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distinctUntilChanged

signature: distinctUntilChanged(compare: function): Observable

Only emit when the current value is different than the last.


💡 distinctUntilChanged uses === comparison by default, object references must match!
💡 If you want to compare based on an object property, you can use distinctUntilKeyChanged instead!

Why use distinctUntilChanged?

This operator stands guard, ensuring that you're not bombarded with repetitive information. Imagine if your best friend kept repeating the same story to you every time you met. It'd get old, right? The distinctUntilChanged operator does just that; it prevents subsequent identical emissions from an observable.
Think about a search bar on a website. As users type their queries, you don't want to send a server request for the same input value multiple times in a row, it would be redundant and inefficient. Here’s where distinctUntilChanged combined with debounceTime could shine. Imagine a user typing in a search term and then slightly hesitating before adding another letter. You might want to wait just a little bit (that’s (debounceTime)[debouncetime.md] doing its magic) and then, before firing off a request, ensure the term is actually different than the previous one - this is where you can utilize distinctUntilChanged.
For example, if a user is searching for "apple" and they type "app" -> wait a bit -> "appl" -> backtrack to "app" -> type again "appl", without distinctUntilChanged, you might end up sending redundant requests. But with it, once "appl" is recognized as previously processed, it won't send the redundant search request again.
It's important to remember that distinctUntilChanged compares the current value with the last emitted value. It doesn’t keep a long history. So, if an observable emitted the values 1, 2, 2, 3, 3, 2 - you’d get 1, 2, 3, 2 in return. By default, it also uses simple equality to compare values. If you're working with objects or arrays, you might need to provide a custom comparison function to determine whether values are distinct.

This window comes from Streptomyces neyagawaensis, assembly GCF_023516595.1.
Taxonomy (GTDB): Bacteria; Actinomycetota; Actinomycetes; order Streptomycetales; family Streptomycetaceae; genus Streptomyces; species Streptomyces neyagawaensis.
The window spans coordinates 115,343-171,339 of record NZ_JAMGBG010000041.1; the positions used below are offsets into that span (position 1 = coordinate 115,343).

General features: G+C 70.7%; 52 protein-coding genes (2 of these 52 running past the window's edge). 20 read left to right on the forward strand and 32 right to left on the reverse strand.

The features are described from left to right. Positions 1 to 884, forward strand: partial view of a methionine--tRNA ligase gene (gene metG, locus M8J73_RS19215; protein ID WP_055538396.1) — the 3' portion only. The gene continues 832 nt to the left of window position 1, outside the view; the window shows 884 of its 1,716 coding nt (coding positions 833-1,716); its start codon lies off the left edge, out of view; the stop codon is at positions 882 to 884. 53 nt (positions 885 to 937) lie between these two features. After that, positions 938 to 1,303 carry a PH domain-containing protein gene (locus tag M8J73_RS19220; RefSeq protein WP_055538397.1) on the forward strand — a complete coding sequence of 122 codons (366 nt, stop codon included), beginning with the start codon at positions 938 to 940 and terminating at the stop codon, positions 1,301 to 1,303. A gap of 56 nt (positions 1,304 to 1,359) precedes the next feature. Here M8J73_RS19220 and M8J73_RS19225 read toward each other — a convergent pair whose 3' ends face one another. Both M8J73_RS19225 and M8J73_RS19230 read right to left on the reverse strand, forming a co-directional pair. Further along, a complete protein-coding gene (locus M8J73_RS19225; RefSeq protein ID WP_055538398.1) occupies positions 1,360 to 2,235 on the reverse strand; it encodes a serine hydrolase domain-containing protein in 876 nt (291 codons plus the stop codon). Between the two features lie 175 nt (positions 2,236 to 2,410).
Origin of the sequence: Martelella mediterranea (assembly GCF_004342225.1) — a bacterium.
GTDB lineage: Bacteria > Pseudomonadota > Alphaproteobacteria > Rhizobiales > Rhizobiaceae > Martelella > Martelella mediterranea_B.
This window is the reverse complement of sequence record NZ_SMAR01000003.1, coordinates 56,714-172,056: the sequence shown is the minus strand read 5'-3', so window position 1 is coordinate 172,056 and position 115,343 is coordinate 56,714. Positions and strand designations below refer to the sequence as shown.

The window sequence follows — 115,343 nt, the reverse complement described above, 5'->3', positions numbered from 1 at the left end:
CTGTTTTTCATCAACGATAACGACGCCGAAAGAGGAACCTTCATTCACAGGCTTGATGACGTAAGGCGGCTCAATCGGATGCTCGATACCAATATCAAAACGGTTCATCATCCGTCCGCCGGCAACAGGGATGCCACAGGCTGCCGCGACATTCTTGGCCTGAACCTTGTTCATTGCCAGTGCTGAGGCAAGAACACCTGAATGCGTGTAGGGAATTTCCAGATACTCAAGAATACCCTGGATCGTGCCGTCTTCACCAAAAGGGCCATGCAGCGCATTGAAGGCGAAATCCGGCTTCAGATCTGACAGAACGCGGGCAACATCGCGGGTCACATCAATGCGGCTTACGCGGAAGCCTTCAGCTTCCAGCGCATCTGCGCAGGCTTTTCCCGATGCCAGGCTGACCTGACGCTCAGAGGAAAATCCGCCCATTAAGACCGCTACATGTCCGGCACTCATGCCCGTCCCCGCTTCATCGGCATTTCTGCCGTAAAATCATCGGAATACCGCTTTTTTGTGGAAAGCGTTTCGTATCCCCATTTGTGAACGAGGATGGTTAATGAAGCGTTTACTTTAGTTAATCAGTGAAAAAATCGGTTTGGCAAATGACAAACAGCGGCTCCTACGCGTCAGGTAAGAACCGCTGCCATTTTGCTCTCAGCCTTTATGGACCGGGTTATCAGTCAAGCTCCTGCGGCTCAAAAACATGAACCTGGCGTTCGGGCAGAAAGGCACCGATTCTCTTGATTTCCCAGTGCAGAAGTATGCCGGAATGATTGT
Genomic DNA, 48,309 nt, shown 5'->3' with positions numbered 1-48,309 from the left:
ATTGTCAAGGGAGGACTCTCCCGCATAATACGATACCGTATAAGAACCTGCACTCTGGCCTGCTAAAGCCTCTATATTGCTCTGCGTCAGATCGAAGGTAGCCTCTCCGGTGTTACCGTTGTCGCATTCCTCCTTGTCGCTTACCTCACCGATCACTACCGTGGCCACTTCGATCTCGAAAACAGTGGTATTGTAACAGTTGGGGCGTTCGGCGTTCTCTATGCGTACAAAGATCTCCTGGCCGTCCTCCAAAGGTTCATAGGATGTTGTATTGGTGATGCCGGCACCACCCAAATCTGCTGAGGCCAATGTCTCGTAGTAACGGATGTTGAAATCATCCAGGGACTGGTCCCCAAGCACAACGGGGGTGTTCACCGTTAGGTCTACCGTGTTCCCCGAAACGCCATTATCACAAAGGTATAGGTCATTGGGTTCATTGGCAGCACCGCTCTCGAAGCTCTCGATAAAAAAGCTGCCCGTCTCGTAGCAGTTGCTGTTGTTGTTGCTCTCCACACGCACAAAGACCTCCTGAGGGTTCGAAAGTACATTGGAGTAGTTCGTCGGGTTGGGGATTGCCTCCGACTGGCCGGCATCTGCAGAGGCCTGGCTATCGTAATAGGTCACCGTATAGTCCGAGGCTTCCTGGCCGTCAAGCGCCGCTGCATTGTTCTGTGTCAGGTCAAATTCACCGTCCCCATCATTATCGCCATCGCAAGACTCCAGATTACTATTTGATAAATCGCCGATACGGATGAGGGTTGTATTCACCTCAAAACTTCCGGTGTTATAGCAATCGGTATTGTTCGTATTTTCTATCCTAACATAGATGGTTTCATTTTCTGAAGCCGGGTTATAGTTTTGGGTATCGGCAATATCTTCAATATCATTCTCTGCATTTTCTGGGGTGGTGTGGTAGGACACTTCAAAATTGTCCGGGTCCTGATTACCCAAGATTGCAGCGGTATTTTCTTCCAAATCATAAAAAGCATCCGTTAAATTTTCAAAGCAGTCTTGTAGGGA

In essence, when you're looking to filter out consecutive duplicate emissions from your observables, think of distinctUntilChanged as your go-to option.
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Examples

Example 1: distinctUntilChanged with basic values
// RxJS v6+
import { from } from 'rxjs';
import { distinctUntilChanged } from 'rxjs/operators';
// only output distinct values, based on the last emitted value
const source$ = from([1, 1, 2, 2, 3, 3]);
source$
.pipe(distinctUntilChanged())
// output: 1,2,3
.subscribe(console.log);
Example 2: distinctUntilChanged with objects
// RxJS v6+
import { from } from 'rxjs';
import { distinctUntilChanged } from 'rxjs/operators';
const sampleObject = { name: 'Test' };
//Objects must be same reference
const source$ = from([sampleObject, sampleObject, sampleObject]);
// only emit distinct objects, based on last emitted value
source$
.pipe(distinctUntilChanged())
// output: {name: 'Test'}
.subscribe(console.log);
Example 3: Using custom comparer function
// RxJS v6+
import { from } from 'rxjs';
import { distinctUntilChanged } from 'rxjs/operators';
// only output distinct values, based on the last emitted value
const source$ = from([
{ name: 'Brian' },
{ name: 'Joe' },
{ name: 'Joe' },
{ name: 'Sue' }
]);
source$
// custom compare for name
.pipe(distinctUntilChanged((prev, curr) => prev.name === curr.name))
// output: { name: 'Brian }, { name: 'Joe' }, { name: 'Sue' }
.subscribe(console.log);

Additional Resources